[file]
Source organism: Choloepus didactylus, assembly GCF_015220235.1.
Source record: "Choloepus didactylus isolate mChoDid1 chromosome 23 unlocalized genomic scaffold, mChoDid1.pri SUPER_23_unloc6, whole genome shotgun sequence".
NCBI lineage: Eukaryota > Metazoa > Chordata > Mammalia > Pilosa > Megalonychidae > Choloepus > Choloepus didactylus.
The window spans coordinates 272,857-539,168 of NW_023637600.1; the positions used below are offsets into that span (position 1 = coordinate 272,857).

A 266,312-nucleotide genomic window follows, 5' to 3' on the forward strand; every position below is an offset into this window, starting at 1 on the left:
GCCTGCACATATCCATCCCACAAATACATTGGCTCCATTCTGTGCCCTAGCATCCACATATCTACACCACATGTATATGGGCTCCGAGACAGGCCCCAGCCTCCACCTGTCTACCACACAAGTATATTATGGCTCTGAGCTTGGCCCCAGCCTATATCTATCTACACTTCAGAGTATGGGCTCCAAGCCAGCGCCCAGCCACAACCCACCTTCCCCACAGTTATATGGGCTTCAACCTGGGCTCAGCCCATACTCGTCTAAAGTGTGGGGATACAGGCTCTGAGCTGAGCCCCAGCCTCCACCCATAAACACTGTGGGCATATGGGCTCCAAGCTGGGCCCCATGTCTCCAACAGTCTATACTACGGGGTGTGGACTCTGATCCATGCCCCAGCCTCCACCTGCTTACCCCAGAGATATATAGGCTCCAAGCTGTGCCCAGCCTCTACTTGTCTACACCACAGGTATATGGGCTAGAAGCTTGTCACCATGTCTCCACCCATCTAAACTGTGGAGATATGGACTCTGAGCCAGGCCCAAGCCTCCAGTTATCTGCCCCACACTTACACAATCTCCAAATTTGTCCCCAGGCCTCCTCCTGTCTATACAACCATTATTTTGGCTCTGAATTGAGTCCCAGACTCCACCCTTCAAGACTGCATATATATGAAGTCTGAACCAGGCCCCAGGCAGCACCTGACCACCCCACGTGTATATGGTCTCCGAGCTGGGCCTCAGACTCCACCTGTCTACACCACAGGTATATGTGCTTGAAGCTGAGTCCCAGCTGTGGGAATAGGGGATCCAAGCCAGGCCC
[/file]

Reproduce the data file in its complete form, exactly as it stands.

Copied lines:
Source organism: Choloepus didactylus, assembly GCF_015220235.1.
Source record: "Choloepus didactylus isolate mChoDid1 chromosome 23 unlocalized genomic scaffold, mChoDid1.pri SUPER_23_unloc6, whole genome shotgun sequence".
NCBI lineage: Eukaryota > Metazoa > Chordata > Mammalia > Pilosa > Megalonychidae > Choloepus > Choloepus didactylus.
The window spans coordinates 272,857-539,168 of NW_023637600.1; the positions used below are offsets into that span (position 1 = coordinate 272,857).

A 266,312-nucleotide genomic window follows, 5' to 3' on the forward strand; every position below is an offset into this window, starting at 1 on the left:
GCCTGCACATATCCATCCCACAAATACATTGGCTCCATTCTGTGCCCTAGCATCCACATATCTACACCACATGTATATGGGCTCCGAGACAGGCCCCAGCCTCCACCTGTCTACCACACAAGTATATTATGGCTCTGAGCTTGGCCCCAGCCTATATCTATCTACACTTCAGAGTATGGGCTCCAAGCCAGCGCCCAGCCACAACCCACCTTCCCCACAGTTATATGGGCTTCAACCTGGGCTCAGCCCATACTCGTCTAAAGTGTGGGGATACAGGCTCTGAGCTGAGCCCCAGCCTCCACCCATAAACACTGTGGGCATATGGGCTCCAAGCTGGGCCCCATGTCTCCAACAGTCTATACTACGGGGTGTGGACTCTGATCCATGCCCCAGCCTCCACCTGCTTACCCCAGAGATATATAGGCTCCAAGCTGTGCCCAGCCTCTACTTGTCTACACCACAGGTATATGGGCTAGAAGCTTGTCACCATGTCTCCACCCATCTAAACTGTGGAGATATGGACTCTGAGCCAGGCCCAAGCCTCCAGTTATCTGCCCCACACTTACACAATCTCCAAATTTGTCCCCAGGCCTCCTCCTGTCTATACAACCATTATTTTGGCTCTGAATTGAGTCCCAGACTCCACCCTTCAAGACTGCATATATATGAAGTCTGAACCAGGCCCCAGGCAGCACCTGACCACCCCACGTGTATATGGTCTCCGAGCTGGGCCTCAGACTCCACCTGTCTACACCACAGGTATATGTGCTTGAAGCTGAGTCCCAGCTGTGGGAATAGGGGATCCAAGCCAGGCCC